BACKGROUND:: Although several risk factors for cognitive decline have been identified, much less is known about factors that predict maintenance of cognitive function in advanced age. METHODS:: We studied 2,509 well-functioning black and white elders enrolled in a prospective study. Cognitive function was measured using the Modified Mini-Mental State Examination at baseline and years 3, 5, and 8. Random effects models were used to classify participants as cognitive maintainers (cognitive change slope <0), minor decliners (slope <0 and >1 SD below mean), or major decliners (slope >1 SD below mean). Logistic regression was used to identify domain-specific factors associated with being a maintainer vs a minor decliner. RESULTS:: Over 8 years, 30% of the participants maintained cognitive function, 53% showed minor decline, and 16% had major cognitive decline. In the multivariate model, baseline variables significantly associated with being a maintainer vs a minor decliner were age (odds ratio [OR] ≤ 0.65, 95% confidence interval [CI] 0.55-0.77 per 5 years), white race (OR ≤ 1.72, 95% CI 1.30-2.28), high school education level or greater (OR ≤ 2.75, 95% CI 1.78-4.26), ninth grade literacy level or greater (OR ≤ 4.85, 95% CI 3.00-7.87), weekly moderate/vigorous exercise (OR ≤ 1.31, 95% CI 1.06-1.62), and not smoking (OR ≤ 1.84, 95% CI 1.14-2.97). Variables associated with major cognitive decline compared to minor cognitive decline are reported. CONCLUSION:: Elders who maintain cognitive function have a unique profile that differentiates them from those with minor decline. Importantly, some of these factors are modifiable and thus may be implemented in prevention programs to promote successful cognitive aging. Further, factors associated with maintenance may differ from factors associated with major cognitive decline, which may impact prevention vs treatment strategies.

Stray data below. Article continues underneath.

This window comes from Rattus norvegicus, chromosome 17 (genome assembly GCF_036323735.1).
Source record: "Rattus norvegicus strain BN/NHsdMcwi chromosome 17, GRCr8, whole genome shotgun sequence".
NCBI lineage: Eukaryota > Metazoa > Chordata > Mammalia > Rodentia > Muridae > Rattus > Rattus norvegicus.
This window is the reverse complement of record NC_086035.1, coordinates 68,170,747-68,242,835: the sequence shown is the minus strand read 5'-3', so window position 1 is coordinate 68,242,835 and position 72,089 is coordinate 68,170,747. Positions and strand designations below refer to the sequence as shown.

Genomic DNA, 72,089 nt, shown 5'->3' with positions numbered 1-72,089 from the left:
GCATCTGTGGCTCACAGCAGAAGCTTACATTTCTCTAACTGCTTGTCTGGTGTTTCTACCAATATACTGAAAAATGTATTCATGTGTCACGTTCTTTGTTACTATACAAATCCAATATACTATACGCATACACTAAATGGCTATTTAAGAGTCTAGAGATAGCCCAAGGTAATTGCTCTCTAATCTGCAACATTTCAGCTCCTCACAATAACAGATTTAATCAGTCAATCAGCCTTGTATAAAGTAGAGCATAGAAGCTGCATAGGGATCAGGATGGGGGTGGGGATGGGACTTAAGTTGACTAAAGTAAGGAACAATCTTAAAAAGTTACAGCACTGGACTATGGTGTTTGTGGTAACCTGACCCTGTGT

ASJC Scopus subject areas
- Clinical Neurology